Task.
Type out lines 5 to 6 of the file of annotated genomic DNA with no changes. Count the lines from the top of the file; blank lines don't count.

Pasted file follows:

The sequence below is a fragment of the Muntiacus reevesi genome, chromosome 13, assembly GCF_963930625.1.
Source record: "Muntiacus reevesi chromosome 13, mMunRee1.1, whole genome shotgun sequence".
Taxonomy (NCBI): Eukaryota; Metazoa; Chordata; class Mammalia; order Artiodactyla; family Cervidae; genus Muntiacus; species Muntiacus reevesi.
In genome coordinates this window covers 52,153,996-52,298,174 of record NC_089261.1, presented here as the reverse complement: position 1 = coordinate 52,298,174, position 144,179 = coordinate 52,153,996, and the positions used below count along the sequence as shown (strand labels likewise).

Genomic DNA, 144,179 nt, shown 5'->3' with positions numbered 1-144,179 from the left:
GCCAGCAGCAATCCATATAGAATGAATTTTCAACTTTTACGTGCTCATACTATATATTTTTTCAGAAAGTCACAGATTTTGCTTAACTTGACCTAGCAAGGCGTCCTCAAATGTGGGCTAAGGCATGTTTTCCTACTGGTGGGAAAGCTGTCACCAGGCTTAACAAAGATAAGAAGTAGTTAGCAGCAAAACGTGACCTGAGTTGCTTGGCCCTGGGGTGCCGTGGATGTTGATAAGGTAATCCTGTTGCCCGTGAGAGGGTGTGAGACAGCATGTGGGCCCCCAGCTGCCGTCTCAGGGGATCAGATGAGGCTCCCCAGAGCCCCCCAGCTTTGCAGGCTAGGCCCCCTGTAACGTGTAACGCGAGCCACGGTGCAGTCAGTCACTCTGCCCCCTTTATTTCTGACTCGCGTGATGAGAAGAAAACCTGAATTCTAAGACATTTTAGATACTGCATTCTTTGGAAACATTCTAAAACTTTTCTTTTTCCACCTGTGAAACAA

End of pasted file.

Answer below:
Genomic DNA, 144,179 nt, shown 5'->3' with positions numbered 1-144,179 from the left:
GCCAGCAGCAATCCATATAGAATGAATTTTCAACTTTTACGTGCTCATACTATATATTTTTTCAGAAAGTCACAGATTTTGCTTAACTTGACCTAGCAAGGCGTCCTCAAATGTGGGCTAAGGCATGTTTTCCTACTGGTGGGAAAGCTGTCACCAGGCTTAACAAAGATAAGAAGTAGTTAGCAGCAAAACGTGACCTGAGTTGCTTGGCCCTGGGGTGCCGTGGATGTTGATAAGGTAATCCTGTTGCCCGTGAGAGGGTGTGAGACAGCATGTGGGCCCCCAGCTGCCGTCTCAGGGGATCAGATGAGGCTCCCCAGAGCCCCCCAGCTTTGCAGGCTAGGCCCCCTGTAACGTGTAACGCGAGCCACGGTGCAGTCAGTCACTCTGCCCCCTTTATTTCTGACTCGCGTGATGAGAAGAAAACCTGAATTCTAAGACATTTTAGATACTGCATTCTTTGGAAACATTCTAAAACTTTTCTTTTTCCACCTGTGAAACAA